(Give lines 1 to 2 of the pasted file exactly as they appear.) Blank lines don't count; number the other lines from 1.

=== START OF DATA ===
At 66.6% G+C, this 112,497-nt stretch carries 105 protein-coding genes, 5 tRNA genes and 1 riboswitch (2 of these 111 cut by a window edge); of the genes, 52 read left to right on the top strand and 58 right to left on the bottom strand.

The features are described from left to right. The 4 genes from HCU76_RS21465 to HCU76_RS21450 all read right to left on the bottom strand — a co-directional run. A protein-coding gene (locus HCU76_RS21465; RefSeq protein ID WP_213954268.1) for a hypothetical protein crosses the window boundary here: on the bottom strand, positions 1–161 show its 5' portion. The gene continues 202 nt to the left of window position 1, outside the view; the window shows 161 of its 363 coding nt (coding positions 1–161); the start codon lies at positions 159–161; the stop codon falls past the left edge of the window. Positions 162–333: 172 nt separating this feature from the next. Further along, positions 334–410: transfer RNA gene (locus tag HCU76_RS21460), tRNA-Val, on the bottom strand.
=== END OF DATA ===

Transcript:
At 66.6% G+C, this 112,497-nt stretch carries 105 protein-coding genes, 5 tRNA genes and 1 riboswitch (2 of these 111 cut by a window edge); of the genes, 52 read left to right on the top strand and 58 right to left on the bottom strand.

The features are described from left to right. The 4 genes from HCU76_RS21465 to HCU76_RS21450 all read right to left on the bottom strand — a co-directional run. A protein-coding gene (locus HCU76_RS21465; RefSeq protein ID WP_213954268.1) for a hypothetical protein crosses the window boundary here: on the bottom strand, positions 1–161 show its 5' portion. The gene continues 202 nt to the left of window position 1, outside the view; the window shows 161 of its 363 coding nt (coding positions 1–161); the start codon lies at positions 159–161; the stop codon falls past the left edge of the window. Positions 162–333: 172 nt separating this feature from the next. Further along, positions 334–410: transfer RNA gene (locus tag HCU76_RS21460), tRNA-Val, on the bottom strand.